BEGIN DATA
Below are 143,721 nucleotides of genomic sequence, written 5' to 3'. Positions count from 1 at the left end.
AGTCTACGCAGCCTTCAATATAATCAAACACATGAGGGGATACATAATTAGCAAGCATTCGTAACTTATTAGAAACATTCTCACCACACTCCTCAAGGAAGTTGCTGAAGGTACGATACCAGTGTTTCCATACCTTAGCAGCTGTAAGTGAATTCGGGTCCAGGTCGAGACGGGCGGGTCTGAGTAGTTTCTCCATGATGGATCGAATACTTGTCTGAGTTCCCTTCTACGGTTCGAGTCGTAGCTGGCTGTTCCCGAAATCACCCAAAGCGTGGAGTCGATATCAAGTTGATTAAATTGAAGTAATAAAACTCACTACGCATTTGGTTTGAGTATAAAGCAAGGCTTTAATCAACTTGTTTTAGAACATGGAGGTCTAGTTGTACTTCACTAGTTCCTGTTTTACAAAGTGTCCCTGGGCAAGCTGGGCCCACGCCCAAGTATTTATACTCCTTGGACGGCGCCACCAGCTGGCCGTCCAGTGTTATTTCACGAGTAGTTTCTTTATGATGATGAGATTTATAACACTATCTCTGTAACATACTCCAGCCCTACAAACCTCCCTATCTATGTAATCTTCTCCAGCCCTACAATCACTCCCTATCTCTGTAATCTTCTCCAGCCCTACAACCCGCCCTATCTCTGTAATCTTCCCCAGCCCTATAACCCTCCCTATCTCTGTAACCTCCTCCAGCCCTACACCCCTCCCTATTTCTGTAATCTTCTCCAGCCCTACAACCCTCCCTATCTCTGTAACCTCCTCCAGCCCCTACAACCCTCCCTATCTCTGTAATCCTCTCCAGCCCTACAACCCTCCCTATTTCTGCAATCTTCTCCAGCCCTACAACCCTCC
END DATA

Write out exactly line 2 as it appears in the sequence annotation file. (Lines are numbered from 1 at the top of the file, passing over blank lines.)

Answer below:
AGTCTACGCAGCCTTCAATATAATCAAACACATGAGGGGATACATAATTAGCAAGCATTCGTAACTTATTAGAAACATTCTCACCACACTCCTCAAGGAAGTTGCTGAAGGTACGATACCAGTGTTTCCATACCTTAGCAGCTGTAAGTGAATTCGGGTCCAGGTCGAGACGGGCGGGTCTGAGTAGTTTCTCCATGATGGATCGAATACTTGTCTGAGTTCCCTTCTACGGTTCGAGTCGTAGCTGGCTGTTCCCGAAATCACCCAAAGCGTGGAGTCGATATCAAGTTGATTAAATTGAAGTAATAAAACTCACTACGCATTTGGTTTGAGTATAAAGCAAGGCTTTAATCAACTTGTTTTAGAACATGGAGGTCTAGTTGTACTTCACTAGTTCCTGTTTTACAAAGTGTCCCTGGGCAAGCTGGGCCCACGCCCAAGTATTTATACTCCTTGGACGGCGCCACCAGCTGGCCGTCCAGTGTTATTTCACGAGTAGTTTCTTTATGATGATGAGATTTATAACACTATCTCTGTAACATACTCCAGCCCTACAAACCTCCCTATCTATGTAATCTTCTCCAGCCCTACAATCACTCCCTATCTCTGTAATCTTCTCCAGCCCTACAACCCGCCCTATCTCTGTAATCTTCCCCAGCCCTATAACCCTCCCTATCTCTGTAACCTCCTCCAGCCCTACACCCCTCCCTATTTCTGTAATCTTCTCCAGCCCTACAACCCTCCCTATCTCTGTAACCTCCTCCAGCCCCTACAACCCTCCCTATCTCTGTAATCCTCTCCAGCCCTACAACCCTCCCTATTTCTGCAATCTTCTCCAGCCCTACAACCCTCC